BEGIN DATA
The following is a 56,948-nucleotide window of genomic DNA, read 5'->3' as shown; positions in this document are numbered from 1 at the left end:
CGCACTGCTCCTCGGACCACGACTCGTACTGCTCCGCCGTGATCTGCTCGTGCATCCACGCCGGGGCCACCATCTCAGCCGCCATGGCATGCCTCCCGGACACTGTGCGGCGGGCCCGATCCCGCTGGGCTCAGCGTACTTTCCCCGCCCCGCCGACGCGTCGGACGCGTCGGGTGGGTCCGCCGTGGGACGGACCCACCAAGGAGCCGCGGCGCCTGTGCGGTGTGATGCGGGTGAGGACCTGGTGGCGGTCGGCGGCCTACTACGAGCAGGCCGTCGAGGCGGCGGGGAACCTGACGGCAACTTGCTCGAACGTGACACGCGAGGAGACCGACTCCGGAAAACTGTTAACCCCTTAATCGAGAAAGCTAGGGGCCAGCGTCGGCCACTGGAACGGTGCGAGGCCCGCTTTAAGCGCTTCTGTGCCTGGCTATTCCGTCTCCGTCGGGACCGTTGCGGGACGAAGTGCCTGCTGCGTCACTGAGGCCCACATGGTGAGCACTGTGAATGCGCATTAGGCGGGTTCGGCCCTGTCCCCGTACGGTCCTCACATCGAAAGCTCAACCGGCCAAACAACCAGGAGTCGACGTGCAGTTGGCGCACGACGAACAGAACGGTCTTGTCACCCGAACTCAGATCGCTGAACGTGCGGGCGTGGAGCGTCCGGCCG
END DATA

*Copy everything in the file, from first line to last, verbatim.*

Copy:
The following is a 56,948-nucleotide window of genomic DNA, read 5'->3' as shown; positions in this document are numbered from 1 at the left end:
CGCACTGCTCCTCGGACCACGACTCGTACTGCTCCGCCGTGATCTGCTCGTGCATCCACGCCGGGGCCACCATCTCAGCCGCCATGGCATGCCTCCCGGACACTGTGCGGCGGGCCCGATCCCGCTGGGCTCAGCGTACTTTCCCCGCCCCGCCGACGCGTCGGACGCGTCGGGTGGGTCCGCCGTGGGACGGACCCACCAAGGAGCCGCGGCGCCTGTGCGGTGTGATGCGGGTGAGGACCTGGTGGCGGTCGGCGGCCTACTACGAGCAGGCCGTCGAGGCGGCGGGGAACCTGACGGCAACTTGCTCGAACGTGACACGCGAGGAGACCGACTCCGGAAAACTGTTAACCCCTTAATCGAGAAAGCTAGGGGCCAGCGTCGGCCACTGGAACGGTGCGAGGCCCGCTTTAAGCGCTTCTGTGCCTGGCTATTCCGTCTCCGTCGGGACCGTTGCGGGACGAAGTGCCTGCTGCGTCACTGAGGCCCACATGGTGAGCACTGTGAATGCGCATTAGGCGGGTTCGGCCCTGTCCCCGTACGGTCCTCACATCGAAAGCTCAACCGGCCAAACAACCAGGAGTCGACGTGCAGTTGGCGCACGACGAACAGAACGGTCTTGTCACCCGAACTCAGATCGCTGAACGTGCGGGCGTGGAGCGTCCGGCCG